Murph Review -- State of Play 4/22/09 (Some spoilers) - Revised for accuracy
This will be a difficult review for me to write, mainly because I have seen, and loved, the BBC series on which the film is based 3 times. Yet this film, in its two hours, does an excellent job of telling us about a newspaper and a story that is large enough to include characters from poor to wealthy, from individuals to large corporations, and finally, mainly, to show us the inner workings of a troubled newspaper. You can smell the newsprint from your seat in the theater.
Russell plays Cal McAffrey. His Cal is long haired, sloppy, overweight, and partial to Newfoundland folk music and Cheetos. He is also a darn good news reporter of the old school, believing in tips, and fact digging, and shoe leather to get his story. Crowe’s face has seen the world, and it tells its own story. Once again he is the master of the look in the eyes, and the unspoken thought behind those eyes. When he is on screen, he owns it.
He is paired with Della Smith, well played by Rachel Adams, a new fangled blogger for the Washington Globe on line edition. Rachel Adams’ Della is Crowe’s opposite in everything, except for being as able as he in getting to the source of the story – in her own way.
Kevin Macdonald, as director of the film version, knows how to make a camera work, and to move the action along at a brisk pace. There are two “action” sequences, one in an almost empty garage that will get your pulse running and is brand new for the film. Also the opening action scene really grabbed the audience and drew us in to the plot line. We assume it will connect to the main characters but don't know how.
More low-key than David Morrissey, who played Stephen Collins in the original, Affleck built on his charactor and was finally very affecting in the role. His manner and expression when he had to announce the death of his research assistant were the marks of a talented actor.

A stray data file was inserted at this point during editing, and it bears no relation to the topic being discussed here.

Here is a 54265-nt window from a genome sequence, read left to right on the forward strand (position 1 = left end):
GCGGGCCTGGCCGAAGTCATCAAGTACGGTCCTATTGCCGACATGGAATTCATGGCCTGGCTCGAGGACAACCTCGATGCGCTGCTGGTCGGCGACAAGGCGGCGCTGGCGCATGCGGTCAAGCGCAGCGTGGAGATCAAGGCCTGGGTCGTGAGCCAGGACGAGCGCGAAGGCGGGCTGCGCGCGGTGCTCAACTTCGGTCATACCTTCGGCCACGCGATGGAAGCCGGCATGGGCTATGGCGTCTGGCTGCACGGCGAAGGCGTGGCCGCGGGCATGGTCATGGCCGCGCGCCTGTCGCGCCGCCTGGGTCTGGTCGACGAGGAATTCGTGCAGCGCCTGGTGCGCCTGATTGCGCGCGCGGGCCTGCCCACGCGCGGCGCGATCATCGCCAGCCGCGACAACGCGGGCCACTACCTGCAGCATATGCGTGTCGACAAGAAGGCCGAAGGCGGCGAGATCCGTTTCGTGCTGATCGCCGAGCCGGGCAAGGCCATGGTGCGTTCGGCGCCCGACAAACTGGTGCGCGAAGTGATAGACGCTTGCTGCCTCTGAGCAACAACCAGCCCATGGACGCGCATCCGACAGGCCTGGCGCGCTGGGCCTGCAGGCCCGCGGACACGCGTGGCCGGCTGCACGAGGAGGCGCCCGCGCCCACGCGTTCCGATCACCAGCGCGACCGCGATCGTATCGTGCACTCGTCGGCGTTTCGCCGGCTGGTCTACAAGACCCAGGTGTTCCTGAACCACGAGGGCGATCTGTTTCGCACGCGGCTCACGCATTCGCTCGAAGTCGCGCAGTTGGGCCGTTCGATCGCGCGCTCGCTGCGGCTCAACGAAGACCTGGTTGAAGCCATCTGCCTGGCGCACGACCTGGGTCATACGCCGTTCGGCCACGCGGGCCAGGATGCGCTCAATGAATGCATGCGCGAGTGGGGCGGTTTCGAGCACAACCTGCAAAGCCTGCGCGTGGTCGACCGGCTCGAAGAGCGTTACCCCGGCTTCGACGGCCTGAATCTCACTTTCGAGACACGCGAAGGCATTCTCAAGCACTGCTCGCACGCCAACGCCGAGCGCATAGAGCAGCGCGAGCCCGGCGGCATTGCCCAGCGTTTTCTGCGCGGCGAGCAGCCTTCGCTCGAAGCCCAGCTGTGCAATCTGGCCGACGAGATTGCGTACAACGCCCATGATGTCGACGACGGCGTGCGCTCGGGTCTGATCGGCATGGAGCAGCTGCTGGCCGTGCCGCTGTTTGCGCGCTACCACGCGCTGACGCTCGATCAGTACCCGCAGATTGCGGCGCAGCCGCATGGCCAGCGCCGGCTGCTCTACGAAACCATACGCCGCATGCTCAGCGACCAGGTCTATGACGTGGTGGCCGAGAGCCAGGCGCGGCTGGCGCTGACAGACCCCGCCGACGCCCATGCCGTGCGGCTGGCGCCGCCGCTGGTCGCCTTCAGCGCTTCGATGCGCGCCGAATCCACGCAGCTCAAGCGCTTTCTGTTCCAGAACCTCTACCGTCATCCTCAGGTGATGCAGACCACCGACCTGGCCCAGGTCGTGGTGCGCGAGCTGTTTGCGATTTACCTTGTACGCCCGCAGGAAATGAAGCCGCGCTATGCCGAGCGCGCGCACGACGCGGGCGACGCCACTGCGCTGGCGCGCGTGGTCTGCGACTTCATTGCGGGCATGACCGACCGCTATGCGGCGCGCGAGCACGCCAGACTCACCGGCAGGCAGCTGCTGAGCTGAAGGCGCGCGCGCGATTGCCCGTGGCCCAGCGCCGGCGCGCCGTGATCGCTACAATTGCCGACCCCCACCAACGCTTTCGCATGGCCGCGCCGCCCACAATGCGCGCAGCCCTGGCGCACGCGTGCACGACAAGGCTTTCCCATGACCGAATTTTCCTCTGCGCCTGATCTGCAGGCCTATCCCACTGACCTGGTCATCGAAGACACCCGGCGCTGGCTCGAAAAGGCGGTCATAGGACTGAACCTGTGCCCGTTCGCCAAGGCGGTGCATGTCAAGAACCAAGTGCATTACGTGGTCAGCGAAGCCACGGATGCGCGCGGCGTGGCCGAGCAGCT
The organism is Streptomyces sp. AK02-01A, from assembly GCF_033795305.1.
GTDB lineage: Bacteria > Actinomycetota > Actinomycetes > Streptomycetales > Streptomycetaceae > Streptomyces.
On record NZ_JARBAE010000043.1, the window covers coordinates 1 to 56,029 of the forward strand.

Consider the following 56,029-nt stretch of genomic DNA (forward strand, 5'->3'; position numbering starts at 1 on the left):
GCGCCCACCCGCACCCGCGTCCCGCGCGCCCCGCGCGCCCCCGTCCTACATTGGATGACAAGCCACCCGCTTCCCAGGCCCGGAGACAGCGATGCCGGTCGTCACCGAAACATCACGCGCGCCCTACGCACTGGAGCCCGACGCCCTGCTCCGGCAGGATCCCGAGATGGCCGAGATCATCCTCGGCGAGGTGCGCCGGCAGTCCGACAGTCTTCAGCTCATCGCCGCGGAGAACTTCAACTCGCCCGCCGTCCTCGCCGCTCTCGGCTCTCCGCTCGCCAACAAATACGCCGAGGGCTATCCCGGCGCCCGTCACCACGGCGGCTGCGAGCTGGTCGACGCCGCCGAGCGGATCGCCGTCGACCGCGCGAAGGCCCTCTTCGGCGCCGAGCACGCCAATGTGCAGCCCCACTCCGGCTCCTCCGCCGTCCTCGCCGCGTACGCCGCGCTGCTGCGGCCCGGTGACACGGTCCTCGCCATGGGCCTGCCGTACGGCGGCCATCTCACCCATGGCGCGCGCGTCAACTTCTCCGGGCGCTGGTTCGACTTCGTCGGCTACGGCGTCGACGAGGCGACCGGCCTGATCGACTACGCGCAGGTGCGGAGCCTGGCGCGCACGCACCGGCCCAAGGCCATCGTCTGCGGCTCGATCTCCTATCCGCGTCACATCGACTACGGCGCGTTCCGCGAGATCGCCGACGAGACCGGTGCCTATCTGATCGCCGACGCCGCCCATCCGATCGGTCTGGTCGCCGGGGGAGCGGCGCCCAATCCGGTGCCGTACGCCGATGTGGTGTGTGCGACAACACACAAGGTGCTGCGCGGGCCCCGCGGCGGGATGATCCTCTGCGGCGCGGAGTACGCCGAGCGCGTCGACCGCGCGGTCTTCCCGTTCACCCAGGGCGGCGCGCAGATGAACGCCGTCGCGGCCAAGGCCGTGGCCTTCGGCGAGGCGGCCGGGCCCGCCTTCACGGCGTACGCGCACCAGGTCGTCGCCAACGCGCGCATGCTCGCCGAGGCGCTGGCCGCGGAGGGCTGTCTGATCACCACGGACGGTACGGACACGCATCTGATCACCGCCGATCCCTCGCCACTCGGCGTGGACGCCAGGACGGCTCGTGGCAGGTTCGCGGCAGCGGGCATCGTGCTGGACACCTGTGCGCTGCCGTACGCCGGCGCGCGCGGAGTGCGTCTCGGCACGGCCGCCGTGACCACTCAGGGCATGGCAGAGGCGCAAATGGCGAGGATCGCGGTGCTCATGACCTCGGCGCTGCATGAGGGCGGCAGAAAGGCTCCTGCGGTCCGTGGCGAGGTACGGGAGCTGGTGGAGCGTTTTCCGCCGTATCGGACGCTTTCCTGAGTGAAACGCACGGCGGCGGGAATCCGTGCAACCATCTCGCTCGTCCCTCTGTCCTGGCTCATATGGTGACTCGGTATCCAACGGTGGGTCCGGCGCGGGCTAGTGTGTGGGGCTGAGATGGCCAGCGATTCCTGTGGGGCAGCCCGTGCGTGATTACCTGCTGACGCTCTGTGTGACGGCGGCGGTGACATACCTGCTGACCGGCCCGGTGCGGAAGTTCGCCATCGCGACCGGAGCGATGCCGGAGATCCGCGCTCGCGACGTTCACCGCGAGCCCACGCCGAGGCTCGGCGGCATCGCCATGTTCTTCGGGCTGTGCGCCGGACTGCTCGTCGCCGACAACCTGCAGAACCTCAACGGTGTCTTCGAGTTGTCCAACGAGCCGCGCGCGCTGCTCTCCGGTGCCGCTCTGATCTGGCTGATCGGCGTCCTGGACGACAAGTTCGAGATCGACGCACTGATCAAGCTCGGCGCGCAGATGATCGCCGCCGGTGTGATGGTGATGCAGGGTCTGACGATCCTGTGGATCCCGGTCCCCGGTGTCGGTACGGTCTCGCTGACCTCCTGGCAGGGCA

Helen Mirren was an excellent editor in chief of a failing newspaper. The story has shifted, since the mini series, from thriving newspapers, to ones that struggle daily to keep their identity against corporate take-overs, and lack of readership. Mirren had to cope with all that, while trying to run the newspaper. She also had some of the saltiest lines in the movie.
I thought many of the subordinate characters were excellent, among them Jeff Daniels as George Fergus. He played the West Virginian congressman with just the right amount of swarmy piety. The ever beautiful Robin Wright Penn was quietly effective as Collins’ wife. Jason Bateman as Dominic Foy was also outstanding in a small role. He had great lines, and was enough of a charming sleaze-bag to make us wish we could have seen more of him. Marc Warren, in the BBC series, had a much larger part, and who will forget him at the airport, his jaw wired, and neck brace on, trying to catch a plane.
Harry Lennox, in the Philip Glenister part, was also someone to watch, as was the killer, Robert Bingham, played in the film with chilling fanaticism by Michael Berresse.
Outstanding were the sets (news room) and use of DC as a backdrop. Macdonald avoided too many obvious Washington landmark shots. Particularly notable is a scene with Crowe and Daniels in front of the Kennedy Center. Also the scene in the Metro was stylish and well shot.
Again Russell proves that his goose-bump factor is still working. State of Play is a first class film – action packed, with enough plot twists to keep you guessing until the final scene. And his Cal McAffrey joins many of his other great characterizations on the screen.